The Korean government needs to ease regulations to reinvigorate the startup ecosystem, startup promotion organizations said in a policy recommendation report released on Aug. 20
The report says that while Korea’s startup investment environment has improved significantly, high regulatory barriers impede the growth of startups.
“The size of the government’s financial support for startups is expected to hit a record high of 1.10 trillion won (US$909.84 million) this year. However, a high level of regulations hampers the growth of startup companies,” said Asan Nanum Foundation chairman Lee Kyung-sook. “The government needs to protect the startup ecosystem by easing regulations.”
Lee was speaking at a forum held at the Korea Chamber of Commerce and Industry building in Seoul to present the 2019 “Startup Korea!” report.
The report was co-authored by the Asan Nanum Foundation, Google for Startup Campus, Startup Alliance and Korea Startup Forum. It was presented by Bain & Co.
The size of the government’s startup support programs has surged from 615.80 billion won (US$509.35 million) in 2017 to 1.10 trillion won (US$909.84 million) in 2019, according to the report. As the number of unicorn firms has increased to nine, South Korea is now the world’s No. 5 in terms of the number of startups with market valuation of over $1 billion. However, the figure falls far short of 177 in the United States and 94 in China. Startups have become the core driving force behind the South Korean economy, but there is still so much room for improvement in their status and competitiveness.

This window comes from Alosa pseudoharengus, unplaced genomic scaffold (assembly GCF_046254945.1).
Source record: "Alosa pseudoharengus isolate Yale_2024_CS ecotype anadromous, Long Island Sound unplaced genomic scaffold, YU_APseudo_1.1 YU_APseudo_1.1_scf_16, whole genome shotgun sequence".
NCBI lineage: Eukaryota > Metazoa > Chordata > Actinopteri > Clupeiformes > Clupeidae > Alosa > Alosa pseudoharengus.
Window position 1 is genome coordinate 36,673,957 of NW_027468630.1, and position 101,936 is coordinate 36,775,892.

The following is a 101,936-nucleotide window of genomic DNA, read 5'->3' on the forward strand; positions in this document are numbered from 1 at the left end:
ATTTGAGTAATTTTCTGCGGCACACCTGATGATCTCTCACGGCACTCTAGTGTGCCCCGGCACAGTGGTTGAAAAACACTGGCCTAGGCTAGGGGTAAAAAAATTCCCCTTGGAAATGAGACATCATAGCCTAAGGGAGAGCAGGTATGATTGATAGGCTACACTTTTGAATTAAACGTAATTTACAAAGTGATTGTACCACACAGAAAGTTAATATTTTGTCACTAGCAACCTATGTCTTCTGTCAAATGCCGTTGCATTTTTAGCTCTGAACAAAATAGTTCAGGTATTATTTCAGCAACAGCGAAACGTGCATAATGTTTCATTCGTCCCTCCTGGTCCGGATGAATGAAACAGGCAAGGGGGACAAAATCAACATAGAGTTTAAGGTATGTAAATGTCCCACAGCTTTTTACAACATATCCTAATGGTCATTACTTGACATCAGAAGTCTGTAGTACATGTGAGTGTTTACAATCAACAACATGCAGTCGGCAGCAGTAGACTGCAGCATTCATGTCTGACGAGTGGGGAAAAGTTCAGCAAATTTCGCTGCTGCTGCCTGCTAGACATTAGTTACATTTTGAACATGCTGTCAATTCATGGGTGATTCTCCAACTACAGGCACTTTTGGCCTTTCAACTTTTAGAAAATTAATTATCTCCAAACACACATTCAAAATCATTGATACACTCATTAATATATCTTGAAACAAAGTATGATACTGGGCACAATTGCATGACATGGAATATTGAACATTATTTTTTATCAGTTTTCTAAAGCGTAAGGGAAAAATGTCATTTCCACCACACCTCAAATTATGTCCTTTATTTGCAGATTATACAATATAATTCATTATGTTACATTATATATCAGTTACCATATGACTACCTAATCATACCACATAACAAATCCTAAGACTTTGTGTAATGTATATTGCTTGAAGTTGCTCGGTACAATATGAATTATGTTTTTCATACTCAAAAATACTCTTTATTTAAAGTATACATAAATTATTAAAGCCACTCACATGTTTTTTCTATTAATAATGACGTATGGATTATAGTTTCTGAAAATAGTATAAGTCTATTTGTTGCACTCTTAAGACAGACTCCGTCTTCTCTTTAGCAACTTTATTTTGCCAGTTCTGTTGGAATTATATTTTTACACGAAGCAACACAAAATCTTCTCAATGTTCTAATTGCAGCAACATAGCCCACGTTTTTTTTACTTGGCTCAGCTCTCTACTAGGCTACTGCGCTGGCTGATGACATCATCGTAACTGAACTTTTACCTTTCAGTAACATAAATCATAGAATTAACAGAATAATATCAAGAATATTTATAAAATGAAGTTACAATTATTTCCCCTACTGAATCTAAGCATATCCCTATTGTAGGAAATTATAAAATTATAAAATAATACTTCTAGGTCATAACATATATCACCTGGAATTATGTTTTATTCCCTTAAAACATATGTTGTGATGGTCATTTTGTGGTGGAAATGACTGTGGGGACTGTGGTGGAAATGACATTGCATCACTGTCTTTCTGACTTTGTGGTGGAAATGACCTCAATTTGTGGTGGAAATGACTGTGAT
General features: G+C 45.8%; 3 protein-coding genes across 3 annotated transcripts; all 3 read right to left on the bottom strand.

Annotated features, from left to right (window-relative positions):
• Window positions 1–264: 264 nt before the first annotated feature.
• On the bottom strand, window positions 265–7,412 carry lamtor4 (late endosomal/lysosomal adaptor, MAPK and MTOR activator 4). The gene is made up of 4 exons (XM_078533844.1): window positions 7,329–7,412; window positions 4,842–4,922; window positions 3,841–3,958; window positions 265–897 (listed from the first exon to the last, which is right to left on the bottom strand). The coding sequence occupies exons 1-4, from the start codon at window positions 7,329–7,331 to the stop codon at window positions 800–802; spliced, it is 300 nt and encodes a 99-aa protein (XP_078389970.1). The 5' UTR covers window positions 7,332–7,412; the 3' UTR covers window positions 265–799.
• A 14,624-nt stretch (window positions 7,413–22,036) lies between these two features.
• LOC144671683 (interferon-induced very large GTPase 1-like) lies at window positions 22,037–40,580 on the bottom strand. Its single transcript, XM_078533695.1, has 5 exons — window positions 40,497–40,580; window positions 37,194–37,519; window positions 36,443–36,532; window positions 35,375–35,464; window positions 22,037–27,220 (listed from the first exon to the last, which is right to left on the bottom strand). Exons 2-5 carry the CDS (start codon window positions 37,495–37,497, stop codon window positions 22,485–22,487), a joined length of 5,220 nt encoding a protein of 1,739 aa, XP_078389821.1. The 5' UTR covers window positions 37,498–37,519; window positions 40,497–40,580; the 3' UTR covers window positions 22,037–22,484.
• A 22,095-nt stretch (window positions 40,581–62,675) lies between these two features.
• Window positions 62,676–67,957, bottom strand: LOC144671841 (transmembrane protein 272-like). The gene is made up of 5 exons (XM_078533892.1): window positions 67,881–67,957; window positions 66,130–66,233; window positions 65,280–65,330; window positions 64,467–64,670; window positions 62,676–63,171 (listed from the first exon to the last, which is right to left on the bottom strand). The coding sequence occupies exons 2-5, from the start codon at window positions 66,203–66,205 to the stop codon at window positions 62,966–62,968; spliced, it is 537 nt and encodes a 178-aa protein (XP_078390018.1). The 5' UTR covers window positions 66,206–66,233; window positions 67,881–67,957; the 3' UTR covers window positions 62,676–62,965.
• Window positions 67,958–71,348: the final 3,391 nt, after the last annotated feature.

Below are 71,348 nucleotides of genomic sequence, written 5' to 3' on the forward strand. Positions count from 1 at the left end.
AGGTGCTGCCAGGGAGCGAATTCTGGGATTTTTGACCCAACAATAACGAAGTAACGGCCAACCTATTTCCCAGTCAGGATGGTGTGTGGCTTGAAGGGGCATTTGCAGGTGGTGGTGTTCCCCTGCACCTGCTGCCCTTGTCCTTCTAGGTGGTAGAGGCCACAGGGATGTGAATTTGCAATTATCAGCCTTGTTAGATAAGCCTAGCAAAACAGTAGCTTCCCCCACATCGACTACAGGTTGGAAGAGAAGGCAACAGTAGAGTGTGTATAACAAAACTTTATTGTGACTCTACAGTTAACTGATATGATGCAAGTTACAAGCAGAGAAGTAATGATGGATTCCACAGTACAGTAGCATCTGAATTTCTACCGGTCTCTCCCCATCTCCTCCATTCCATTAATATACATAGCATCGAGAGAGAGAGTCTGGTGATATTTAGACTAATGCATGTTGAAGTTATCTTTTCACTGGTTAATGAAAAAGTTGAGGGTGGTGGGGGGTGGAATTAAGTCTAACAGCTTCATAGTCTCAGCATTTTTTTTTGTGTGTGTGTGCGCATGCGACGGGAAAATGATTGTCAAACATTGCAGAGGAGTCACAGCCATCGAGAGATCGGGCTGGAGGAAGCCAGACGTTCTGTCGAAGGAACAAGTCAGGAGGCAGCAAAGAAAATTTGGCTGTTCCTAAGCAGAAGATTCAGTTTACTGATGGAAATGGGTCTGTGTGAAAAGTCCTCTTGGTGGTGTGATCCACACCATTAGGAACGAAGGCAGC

In particular, the report pointed out that 53 percent, or 31, of the world’s top 100 startups in terms of global cumulative investments faces restrictions in turning their business models into a money-making venture in South Korea due to entry barrier regulations. Thirteen firms, such as credit assessment platform WeCash and ride-hailing company Grab, cannot run business in South Korea at all due to regulations. Home-sharing giant Airbnb can do business only limitedly.
Ahn Hee-jae, a partner of Bain & Co. Korea, said, “The government needs to change Korea’s regulatory framework to a negative approach, shorten the time to assess the effects of regulations and create an environment where startups can have fair competition with existing operators.”